Saturday, November 11, 2006

Tuesday wasn't all blue, I support the Prez!

On Friday I got an Email from the University of Michigan Business School's Dean Robert J. Dolan stating that diversity was still a strong part of the atmosphere at the Business School I graduated from in 1994. His Email, which was sent to all alums, was to support a very firm and public statement by University of Michigan’s President, Mary Sue Coleman, who was responding to the State of Michigan’s passage Tuesday of Proposition 2 which essentially bans affirmative action policies for all state universities. I share her concern for this passage as well as her conviction in fighting it.
Below is the Email I sent her today offering my support.

President Coleman,
I wanted to personally reach out and thank you for your firm and enlightened stance on diversity on that wonderful campus. I chose UM’s Business School largely because of it’s diversity. Prior to entering UM I had only one African – American teacher, Mr. Lumpkin my 7th grade keyboard teacher. My two years at UM were wonderful. They were filled with interactions, debate, and dialog from young men and women all over the world. We shared a common bond, a desire to seek wisdom and recognizing that it often can come from a person whose gender, socioeconomic status, race, nationality, or sexual orientation my be different than our own. As an African-American male with a solid pedigree, I have an undergraduate dual major in Mathematics and Computer Science, I had plenty of options for my graduate business education. Michigan was all I’d hoped for and keeps me coming back to campus regularly in the years that have followed graduation. I recruited for my employers, Booz, Allen & Hamilton and Accenture, as well as conducted strategy consulting career fairs and seminars for case interviews. I have worn the maize and blue with pride in my travels all over the world, and especially here in Texas where I’ve called home since July, 1994. I am proud to say outstanding athletics only makes up a small portion of that motivation. That campus is a special place in no small part because of it’s diversity and I am proud to read your firm and passionate views on keeping it that way. If there is anything I can do to support your efforts please don’t hesitate to reach out.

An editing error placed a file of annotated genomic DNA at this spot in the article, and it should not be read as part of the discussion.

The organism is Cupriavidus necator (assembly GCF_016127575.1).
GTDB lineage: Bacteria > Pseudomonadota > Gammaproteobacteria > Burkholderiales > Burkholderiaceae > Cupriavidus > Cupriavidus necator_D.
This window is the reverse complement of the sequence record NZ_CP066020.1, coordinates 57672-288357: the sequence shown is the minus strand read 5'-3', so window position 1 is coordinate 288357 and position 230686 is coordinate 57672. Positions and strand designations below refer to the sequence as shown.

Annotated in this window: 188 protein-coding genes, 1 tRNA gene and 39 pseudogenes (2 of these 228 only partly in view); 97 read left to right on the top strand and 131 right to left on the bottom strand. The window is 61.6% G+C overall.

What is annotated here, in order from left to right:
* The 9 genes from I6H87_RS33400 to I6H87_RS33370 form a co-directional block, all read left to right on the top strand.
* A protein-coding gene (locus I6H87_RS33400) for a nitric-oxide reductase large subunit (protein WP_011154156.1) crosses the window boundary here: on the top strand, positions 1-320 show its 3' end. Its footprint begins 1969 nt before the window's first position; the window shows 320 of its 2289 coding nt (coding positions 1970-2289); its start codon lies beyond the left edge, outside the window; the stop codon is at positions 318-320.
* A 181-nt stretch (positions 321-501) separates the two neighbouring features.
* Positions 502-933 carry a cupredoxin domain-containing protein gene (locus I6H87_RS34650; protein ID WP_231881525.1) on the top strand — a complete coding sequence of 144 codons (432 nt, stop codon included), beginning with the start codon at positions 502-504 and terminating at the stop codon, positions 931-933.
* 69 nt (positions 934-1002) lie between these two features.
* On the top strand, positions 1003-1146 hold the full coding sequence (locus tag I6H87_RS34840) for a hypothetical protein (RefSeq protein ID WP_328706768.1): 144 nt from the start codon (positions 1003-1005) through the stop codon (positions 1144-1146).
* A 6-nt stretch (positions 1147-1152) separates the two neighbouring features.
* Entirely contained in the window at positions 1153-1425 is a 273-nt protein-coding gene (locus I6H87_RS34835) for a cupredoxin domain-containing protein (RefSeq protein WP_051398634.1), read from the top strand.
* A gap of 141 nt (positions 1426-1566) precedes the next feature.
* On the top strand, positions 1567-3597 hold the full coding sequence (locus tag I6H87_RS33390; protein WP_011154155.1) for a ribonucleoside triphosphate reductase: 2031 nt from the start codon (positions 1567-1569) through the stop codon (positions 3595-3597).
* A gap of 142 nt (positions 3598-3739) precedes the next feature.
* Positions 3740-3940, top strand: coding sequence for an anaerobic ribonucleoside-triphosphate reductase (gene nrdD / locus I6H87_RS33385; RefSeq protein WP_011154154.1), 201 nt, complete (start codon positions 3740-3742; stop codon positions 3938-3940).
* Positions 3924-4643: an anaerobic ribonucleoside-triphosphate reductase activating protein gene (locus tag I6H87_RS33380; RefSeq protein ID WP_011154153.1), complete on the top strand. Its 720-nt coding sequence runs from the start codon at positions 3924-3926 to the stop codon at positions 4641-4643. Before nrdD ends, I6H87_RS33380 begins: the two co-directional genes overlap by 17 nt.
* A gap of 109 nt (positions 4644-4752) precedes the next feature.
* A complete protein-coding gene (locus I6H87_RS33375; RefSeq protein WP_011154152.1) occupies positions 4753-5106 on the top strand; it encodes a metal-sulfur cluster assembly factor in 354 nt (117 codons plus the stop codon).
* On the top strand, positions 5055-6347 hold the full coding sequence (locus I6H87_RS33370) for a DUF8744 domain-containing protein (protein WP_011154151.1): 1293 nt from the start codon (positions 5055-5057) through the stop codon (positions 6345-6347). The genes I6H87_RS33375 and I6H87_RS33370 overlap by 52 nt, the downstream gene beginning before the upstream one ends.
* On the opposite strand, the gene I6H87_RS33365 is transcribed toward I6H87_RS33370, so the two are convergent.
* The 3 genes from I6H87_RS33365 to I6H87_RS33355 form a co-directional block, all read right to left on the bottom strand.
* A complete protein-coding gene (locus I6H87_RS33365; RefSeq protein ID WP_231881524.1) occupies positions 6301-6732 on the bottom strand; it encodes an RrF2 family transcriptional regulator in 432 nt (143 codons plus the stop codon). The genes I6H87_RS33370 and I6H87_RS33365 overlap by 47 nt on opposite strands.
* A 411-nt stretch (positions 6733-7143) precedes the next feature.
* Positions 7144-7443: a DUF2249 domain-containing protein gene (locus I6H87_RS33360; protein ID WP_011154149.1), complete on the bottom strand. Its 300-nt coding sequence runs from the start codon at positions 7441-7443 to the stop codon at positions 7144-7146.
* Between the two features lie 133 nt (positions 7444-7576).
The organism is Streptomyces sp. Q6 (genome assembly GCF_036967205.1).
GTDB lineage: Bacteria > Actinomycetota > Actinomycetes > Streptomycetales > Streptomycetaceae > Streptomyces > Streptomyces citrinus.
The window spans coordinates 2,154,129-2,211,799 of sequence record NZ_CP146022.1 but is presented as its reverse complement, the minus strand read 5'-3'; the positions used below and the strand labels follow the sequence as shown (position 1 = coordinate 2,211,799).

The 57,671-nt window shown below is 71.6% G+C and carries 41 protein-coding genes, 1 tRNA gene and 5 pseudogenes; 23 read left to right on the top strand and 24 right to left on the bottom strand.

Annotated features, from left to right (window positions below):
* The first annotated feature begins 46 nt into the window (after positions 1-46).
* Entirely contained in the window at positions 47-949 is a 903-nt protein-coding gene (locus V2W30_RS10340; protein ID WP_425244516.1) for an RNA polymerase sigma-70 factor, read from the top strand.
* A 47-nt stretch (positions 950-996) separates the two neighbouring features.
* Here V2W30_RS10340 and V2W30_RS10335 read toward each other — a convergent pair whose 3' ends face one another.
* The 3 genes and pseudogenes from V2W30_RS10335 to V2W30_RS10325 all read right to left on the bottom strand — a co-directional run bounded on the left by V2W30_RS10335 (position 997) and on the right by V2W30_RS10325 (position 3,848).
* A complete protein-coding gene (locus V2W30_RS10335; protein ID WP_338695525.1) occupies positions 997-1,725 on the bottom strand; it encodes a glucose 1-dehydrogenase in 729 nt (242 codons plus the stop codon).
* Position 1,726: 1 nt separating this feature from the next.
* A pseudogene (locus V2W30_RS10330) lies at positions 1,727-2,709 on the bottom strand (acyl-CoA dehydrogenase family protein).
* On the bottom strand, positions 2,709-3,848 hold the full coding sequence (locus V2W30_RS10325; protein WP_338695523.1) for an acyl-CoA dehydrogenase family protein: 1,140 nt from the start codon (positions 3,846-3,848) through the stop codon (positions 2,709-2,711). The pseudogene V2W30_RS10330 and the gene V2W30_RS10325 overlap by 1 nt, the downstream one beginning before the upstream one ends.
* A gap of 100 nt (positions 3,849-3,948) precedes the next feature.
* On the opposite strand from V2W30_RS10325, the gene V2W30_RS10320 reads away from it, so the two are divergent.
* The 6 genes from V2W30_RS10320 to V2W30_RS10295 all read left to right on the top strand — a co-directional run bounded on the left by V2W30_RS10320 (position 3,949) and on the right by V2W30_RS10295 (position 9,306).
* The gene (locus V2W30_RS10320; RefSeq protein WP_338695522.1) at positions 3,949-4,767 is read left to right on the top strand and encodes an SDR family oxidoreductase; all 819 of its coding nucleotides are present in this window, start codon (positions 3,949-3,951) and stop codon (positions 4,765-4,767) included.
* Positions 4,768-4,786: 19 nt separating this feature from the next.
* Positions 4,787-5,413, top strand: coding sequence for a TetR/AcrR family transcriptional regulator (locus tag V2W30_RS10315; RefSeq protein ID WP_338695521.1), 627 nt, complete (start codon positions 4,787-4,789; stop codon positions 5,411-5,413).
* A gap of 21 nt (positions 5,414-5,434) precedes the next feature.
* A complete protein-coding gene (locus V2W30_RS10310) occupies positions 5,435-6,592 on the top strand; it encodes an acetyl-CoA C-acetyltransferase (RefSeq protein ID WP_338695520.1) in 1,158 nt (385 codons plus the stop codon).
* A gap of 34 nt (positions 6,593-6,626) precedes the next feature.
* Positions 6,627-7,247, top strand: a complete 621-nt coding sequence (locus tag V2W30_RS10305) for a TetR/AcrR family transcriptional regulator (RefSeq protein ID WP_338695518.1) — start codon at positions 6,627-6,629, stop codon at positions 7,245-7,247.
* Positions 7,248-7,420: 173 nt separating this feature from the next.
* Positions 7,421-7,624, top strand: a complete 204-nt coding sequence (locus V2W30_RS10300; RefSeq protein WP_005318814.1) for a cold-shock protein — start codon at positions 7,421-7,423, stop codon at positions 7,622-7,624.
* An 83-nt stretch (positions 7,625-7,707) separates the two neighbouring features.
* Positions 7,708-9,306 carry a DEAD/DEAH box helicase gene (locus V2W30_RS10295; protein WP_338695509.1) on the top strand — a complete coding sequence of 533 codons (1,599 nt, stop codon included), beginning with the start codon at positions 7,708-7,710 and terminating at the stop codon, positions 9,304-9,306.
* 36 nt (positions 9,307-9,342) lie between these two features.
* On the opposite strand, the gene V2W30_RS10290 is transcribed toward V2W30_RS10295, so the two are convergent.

Next year I will start medical school and I am certain the diverse points of view and passion I experienced during my two years there, along with the rich dialogue in the years since graduation with alums all over the world, have helped shaped my attitude of compassion and caring for the least among us. These existing attitudes were certainly enhanced during my years at UM. These attitudes are critical components of my decision to leave a successful strategy consulting career to serve as a physician for the urban, underserved. Diversity, and the resulting appreciation for those whose circumstances may be different than my own, were critical building blocks to my conviction to serve and they would not be quite as strong if not for my experiences in Ann Arbor. As you well know diversity has it’s benefits so much more far reaching than do numbers on charts. A campus that welcomes women, the poor, and people of color is a tremendous advantage Michigan has over other ‘top’ universities. I firmly support your efforts in keeping it that way. Please keep fighting the good fight and, now more than ever, sustain your voice of leadership that helps us yell with even more vigor and pride, “GO BLUE!”
Charles Senteio
MBA 1994

I submit that an individual who breaks a law that conscience tells him is unjust, and who willingly accepts the penalty of imprisonment in order to arouse the conscience of the community over its injustice, is in reality expressing the highest respect for the law.
-- Rev. Dr. Martin Luther King Jr.